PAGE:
Among the mechanisms identified in the literature on the Europeanization of Italian foreign policy, the idea of belonging to a group or "we-feeling" plays an important role. By shaking the idea of European solidarity, the international economic crisis has promoted greater Euroscepticism in Italy, suggesting that the previously recorded Europeanization of Italian foreign policy could eventually also be affected. The article explores whether and how much Italian foreign policy has been de-Europeanized by comparing Italian behavior at the UN before and after the crisis. This arena has the advantage of allowing an analysis of behavior on the most important foreign policy issues, but it is also one of the institutions in which greater European attempts at speaking with a single voice have driven EU member states to change their working methods, achieving remarkable results. After reviewing the literature on the Europeanization of Italian foreign policy, the study presents Eurobarometer's data on the growth of Euroscepticism in Italy. It then assesses whether the crisis has had an impact on the Italian habit to coordinate with the other UN member states at the UN, both in the General Assembly (2004-2013) and in the Security Council (2000-2012). In particular, analyzing voting behavior in the General Assembly and sponsoring behavior in the Security Council on the basis of a dataset appositely built, the paper measures variations in Italian distance from: the EU majority in the General Assembly; the countries that were involved the most in the crisis or that are particularly important for EU dynamics at the UN; and potential alternatives. The paper highlights that, although the economic crisis has led to temporary variations and has created a favorable context for occasional divergences, a comparison with the pre-crisis period shows continuity in the Europeanization of Italian foreign policy.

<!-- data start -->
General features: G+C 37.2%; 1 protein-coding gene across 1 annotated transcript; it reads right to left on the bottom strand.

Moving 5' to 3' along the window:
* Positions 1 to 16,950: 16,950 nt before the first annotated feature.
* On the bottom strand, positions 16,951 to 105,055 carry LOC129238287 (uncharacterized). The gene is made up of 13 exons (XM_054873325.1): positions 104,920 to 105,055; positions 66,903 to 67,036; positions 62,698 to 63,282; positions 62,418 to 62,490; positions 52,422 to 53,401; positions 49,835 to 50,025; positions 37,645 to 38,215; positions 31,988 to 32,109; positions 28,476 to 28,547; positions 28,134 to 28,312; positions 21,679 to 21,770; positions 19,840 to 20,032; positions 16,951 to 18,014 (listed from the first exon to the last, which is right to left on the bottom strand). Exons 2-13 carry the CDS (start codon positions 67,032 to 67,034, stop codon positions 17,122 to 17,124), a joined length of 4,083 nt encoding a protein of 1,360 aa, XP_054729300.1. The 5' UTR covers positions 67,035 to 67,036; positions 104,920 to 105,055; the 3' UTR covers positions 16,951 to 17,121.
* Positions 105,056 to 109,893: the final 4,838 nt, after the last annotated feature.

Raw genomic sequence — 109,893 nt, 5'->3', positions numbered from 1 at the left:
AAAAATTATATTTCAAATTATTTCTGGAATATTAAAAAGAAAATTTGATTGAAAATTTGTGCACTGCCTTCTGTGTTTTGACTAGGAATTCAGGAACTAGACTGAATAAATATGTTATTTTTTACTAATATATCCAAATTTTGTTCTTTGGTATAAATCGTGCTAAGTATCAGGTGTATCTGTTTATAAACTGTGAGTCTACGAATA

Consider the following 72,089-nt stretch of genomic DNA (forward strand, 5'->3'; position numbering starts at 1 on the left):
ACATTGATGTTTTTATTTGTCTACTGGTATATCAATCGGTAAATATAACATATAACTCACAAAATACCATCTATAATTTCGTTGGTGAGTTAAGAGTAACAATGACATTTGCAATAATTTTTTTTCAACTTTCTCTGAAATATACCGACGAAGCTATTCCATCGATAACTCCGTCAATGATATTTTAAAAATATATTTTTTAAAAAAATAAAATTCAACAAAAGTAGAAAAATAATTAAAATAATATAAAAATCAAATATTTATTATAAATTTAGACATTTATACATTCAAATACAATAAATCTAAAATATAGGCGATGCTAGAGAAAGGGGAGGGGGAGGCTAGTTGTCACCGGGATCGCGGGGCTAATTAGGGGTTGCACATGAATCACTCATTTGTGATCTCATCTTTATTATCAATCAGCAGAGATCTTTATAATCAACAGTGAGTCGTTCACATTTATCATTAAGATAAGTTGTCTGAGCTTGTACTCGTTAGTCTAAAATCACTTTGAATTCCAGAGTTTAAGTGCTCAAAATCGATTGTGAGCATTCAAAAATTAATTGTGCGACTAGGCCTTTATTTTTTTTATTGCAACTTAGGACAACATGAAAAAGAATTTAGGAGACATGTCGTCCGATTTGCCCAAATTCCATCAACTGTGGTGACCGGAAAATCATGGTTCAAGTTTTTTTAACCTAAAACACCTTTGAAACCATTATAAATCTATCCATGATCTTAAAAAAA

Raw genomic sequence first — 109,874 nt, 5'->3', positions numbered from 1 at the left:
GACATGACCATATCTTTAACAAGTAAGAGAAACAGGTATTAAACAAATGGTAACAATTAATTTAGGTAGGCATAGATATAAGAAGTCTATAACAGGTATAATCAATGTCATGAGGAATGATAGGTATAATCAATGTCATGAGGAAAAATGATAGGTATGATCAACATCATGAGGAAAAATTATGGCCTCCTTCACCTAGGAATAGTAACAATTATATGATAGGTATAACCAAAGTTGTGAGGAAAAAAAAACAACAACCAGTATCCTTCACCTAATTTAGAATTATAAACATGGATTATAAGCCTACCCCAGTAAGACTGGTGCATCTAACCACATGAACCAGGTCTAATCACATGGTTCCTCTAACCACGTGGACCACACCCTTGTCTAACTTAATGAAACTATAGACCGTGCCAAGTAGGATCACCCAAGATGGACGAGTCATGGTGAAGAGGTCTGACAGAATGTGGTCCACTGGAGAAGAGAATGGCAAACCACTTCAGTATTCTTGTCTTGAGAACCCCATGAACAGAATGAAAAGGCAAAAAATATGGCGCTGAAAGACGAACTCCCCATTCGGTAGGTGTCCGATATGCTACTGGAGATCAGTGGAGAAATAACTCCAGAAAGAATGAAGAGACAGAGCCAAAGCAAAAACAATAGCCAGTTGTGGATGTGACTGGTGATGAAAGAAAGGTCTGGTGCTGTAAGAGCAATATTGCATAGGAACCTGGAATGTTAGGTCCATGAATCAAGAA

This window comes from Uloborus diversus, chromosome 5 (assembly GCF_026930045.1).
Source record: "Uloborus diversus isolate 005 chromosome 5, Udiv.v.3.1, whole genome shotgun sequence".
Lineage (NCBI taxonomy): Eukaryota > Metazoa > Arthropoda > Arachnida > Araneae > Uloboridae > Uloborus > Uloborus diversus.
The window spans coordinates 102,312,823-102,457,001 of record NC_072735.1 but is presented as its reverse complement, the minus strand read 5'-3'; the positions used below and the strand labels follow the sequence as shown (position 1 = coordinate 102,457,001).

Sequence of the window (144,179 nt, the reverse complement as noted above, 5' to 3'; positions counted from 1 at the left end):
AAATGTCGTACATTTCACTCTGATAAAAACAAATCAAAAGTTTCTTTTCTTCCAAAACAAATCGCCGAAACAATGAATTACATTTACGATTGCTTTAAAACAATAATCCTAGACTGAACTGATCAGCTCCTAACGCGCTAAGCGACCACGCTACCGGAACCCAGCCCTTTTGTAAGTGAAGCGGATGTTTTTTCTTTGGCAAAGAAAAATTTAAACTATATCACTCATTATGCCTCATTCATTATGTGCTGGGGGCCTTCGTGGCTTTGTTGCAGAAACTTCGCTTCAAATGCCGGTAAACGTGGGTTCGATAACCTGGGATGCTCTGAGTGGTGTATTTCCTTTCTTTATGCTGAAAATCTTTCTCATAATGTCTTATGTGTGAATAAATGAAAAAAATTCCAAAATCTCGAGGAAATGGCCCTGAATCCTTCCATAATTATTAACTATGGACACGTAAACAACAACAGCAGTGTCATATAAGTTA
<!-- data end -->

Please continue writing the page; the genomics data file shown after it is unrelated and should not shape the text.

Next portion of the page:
|Numero di pagine||27|
|Stato di pubblicazione||Published - 2015|